Raising Literate Children
So far, it looks like I am off to a great start in my goal of raising readers. The pile of books my kids bring home after each visit to the library is evidence of that.
But, I don’t just want my kids to be able to read. I want them to feel comfortable with turning to written materials to learn anything they want, to know the joy of reading stories that engage them and move them emotionally, and to find the great literature of the English language accessible. To succeed in the last task, making the great literature accessible, I must introduce them not only to the classics, but also to the material referred to by the classics.
So, on this weekend of Easter and Passover, I am telling them bible stories. We are neither Christian nor Jewish. We do, however, celebrate a springtime festival of chocolate that we call Easter, and a winter festival of lights and gift-giving that we call Christmas. I am not telling them these stories because they are part of our faith tradition; I am telling them these stories because they are reference material for literate readers.
So, last night, we talked about the plagues of Egypt, the slaughter of the Egyptian first-born sons, the exodus, the crucifixion, and the empty tomb. We also talked about calendars and the scheduling of holidays.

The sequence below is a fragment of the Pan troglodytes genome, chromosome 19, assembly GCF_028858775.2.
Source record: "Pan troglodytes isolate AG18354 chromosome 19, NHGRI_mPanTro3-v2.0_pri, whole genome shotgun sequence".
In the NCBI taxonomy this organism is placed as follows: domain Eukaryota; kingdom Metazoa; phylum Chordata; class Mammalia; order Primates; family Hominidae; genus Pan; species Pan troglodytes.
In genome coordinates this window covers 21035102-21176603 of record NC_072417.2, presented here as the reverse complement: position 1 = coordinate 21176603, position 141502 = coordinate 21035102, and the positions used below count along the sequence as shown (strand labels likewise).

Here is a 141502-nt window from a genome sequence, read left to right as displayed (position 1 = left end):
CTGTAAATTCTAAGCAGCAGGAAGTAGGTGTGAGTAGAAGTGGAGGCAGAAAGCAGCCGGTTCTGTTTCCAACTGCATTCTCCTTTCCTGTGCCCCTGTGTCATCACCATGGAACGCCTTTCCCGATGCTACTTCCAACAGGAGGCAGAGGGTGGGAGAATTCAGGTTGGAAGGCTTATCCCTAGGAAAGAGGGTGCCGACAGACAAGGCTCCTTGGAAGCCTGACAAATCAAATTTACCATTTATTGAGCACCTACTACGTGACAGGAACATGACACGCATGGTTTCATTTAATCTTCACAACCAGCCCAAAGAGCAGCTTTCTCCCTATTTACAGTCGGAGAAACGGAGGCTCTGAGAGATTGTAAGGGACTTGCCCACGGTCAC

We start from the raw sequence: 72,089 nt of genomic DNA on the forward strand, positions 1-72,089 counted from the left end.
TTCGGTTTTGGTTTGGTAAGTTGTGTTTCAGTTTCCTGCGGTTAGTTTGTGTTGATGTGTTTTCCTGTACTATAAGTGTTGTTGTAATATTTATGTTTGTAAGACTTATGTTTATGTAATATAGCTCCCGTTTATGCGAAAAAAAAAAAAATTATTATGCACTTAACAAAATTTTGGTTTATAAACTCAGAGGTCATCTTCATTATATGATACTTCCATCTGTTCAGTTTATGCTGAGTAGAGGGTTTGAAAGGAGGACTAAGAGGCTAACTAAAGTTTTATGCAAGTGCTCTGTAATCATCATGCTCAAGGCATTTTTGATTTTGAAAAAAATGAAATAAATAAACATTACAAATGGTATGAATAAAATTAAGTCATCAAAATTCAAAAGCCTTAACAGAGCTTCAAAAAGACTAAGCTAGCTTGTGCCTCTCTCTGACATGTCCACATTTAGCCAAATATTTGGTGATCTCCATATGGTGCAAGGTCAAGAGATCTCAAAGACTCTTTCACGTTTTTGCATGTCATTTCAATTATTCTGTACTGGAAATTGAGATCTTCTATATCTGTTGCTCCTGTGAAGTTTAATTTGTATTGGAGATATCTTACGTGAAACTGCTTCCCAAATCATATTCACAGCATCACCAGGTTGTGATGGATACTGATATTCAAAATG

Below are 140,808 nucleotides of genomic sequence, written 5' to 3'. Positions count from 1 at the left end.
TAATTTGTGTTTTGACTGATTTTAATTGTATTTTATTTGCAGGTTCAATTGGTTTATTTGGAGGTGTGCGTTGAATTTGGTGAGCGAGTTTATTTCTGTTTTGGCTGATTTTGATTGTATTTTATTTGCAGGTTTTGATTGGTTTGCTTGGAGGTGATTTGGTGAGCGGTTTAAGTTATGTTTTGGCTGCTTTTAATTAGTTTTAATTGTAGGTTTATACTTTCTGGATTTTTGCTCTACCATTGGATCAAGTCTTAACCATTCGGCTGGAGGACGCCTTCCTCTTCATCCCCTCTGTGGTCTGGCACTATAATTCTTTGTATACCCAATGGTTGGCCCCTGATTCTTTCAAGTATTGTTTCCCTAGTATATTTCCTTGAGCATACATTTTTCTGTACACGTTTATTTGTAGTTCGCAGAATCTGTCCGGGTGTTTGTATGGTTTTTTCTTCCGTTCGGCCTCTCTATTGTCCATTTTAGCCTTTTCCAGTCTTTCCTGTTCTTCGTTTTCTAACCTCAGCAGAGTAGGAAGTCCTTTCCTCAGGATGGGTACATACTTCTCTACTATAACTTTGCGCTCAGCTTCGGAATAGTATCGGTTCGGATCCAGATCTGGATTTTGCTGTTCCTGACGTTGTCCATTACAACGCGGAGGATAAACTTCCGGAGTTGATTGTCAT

Today, we will be at a maple syrup festival and will surely talk about symbols of spring. Sunday’s egg hunt will bring us to conversations about how religions use natural phenomena as symbols. We have these conversations every year. As the kids get older, the conversations get deeper, richer, and more complex.
I am fully conscious that what I am doing is passing down cultural traditions in a way that reveals my deepest beliefs. I am sharing stories I think are necessary for my children to understand their literary heritage. I am sharing my appreciation for myth and metaphor, encouraging an understanding of the importance of the stories we tell, grounding my love of wonder and miracle in observation of the natural world, and imparting my belief that history is a vital part of understanding who we are. To me, all of these elements are part of teaching my children to read.
It is not just enough to be able to look at words and know what they mean. To read well, you need to understand what the author is talking about, and that often means understanding references to other material.
I wrote about the need for writers to read widely last April, and included familiarity with the bible in that context. I believe that raising literate readers requires the same approach.
Are there specific books and stories you think children should be exposed to?